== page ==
Kinetic Energy Recovery Systems for Racing Cars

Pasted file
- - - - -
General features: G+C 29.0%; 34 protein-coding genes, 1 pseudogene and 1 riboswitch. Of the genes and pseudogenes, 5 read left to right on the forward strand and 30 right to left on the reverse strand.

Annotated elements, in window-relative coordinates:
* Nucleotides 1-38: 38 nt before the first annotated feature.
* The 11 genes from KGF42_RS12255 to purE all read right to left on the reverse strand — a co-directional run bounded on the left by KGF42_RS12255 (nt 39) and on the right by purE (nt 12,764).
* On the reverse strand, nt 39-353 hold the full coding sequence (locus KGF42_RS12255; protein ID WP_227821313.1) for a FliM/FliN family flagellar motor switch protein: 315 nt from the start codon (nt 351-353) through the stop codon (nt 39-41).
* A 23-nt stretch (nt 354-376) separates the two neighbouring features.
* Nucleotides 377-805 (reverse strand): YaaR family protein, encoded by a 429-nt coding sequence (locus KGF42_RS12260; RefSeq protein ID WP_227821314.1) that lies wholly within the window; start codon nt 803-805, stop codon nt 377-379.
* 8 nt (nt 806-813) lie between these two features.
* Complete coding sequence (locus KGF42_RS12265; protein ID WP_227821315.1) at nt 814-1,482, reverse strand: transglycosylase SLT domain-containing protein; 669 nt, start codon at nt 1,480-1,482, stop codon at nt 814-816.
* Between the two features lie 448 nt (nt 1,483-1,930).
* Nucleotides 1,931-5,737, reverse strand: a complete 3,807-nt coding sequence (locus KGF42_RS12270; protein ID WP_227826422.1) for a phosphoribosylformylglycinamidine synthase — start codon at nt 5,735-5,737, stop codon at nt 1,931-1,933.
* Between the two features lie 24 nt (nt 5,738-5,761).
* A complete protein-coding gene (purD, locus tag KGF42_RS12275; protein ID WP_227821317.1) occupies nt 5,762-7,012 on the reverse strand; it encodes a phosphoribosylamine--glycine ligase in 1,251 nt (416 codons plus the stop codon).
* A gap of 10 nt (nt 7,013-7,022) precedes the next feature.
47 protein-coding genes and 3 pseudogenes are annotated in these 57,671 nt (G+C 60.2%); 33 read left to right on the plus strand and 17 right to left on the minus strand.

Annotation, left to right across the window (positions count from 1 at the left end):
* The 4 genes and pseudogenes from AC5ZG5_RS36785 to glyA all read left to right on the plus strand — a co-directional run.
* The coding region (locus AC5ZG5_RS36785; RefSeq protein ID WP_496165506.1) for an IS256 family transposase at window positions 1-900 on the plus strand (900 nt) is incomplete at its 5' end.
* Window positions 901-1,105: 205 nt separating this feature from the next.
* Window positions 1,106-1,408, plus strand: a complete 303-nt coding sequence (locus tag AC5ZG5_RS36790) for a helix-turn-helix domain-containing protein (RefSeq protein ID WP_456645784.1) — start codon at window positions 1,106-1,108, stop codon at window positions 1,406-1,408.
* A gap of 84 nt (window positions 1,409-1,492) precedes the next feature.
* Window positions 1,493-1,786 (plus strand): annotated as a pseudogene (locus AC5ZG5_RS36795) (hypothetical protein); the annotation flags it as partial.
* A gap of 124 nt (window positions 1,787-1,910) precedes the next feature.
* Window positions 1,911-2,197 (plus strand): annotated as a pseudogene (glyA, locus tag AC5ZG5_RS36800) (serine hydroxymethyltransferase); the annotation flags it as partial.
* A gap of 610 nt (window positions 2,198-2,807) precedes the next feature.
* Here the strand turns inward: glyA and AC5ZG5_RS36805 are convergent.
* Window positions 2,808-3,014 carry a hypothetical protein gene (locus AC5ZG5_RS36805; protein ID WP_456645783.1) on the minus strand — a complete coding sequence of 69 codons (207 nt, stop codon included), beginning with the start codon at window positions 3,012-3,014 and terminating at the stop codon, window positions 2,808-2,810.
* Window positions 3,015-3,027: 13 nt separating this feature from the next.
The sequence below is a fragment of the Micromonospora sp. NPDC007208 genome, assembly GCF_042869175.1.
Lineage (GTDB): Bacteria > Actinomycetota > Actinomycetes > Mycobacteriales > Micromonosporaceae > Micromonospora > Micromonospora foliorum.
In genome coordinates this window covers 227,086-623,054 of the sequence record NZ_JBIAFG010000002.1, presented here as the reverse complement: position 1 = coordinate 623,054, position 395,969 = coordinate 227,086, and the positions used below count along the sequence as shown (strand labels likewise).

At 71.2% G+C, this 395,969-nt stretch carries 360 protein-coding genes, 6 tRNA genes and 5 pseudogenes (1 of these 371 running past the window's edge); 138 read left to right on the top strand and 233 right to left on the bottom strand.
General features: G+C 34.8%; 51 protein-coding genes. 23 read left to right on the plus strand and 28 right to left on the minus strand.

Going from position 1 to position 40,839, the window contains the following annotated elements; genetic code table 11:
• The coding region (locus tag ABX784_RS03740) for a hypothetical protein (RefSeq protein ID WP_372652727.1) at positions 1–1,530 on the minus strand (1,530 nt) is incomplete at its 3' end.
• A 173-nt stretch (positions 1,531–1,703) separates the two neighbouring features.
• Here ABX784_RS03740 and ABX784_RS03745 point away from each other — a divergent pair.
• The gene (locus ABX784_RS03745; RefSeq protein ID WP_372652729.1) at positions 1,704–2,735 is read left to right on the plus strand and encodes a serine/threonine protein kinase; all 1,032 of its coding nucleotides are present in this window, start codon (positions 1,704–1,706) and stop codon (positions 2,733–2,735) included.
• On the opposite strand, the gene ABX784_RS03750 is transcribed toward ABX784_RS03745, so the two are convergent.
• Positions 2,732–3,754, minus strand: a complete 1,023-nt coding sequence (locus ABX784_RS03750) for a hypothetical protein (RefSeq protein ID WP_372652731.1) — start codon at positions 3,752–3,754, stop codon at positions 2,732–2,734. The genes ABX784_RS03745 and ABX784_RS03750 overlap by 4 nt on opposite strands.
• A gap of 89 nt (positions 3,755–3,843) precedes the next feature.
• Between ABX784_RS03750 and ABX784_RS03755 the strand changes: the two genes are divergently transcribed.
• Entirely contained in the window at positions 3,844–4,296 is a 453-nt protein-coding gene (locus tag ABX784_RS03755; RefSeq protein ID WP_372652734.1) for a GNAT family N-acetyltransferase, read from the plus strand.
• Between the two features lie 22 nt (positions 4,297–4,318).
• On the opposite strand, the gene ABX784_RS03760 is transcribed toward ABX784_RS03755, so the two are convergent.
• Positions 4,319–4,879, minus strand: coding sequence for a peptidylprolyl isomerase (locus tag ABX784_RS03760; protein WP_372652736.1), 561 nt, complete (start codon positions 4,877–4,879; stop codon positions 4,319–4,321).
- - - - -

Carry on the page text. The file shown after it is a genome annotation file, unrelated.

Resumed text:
A kinetic energy recover system (KERS) captures the kinetic energy that results when brakes are applied to a moving vehicle. The recovered energy can be stored in a flywheel or battery and used later, to help boost acceleration. KERS helps transfer what was formerly wasted energy into useful energy. In 2009, the Federation Internationale de l’Automobile (FIA) began allowing KERS to be used in Formula One (F1) competition. Still considered experimental, this technology is undergoing development in the racing world but has yet to become mainstream for production vehicles. The Introduction of this book details the theory behind the KERS concept. It describes how kinetic energy can be recovered, and the mechanical and electric systems for storing it. Flybrid systems are highlighted since they are the most popular KERS developed thus far. The KERS of two racing vehicles are profiled: the Dyson Lola LMP1 and Audi R18 e-tron Quattro.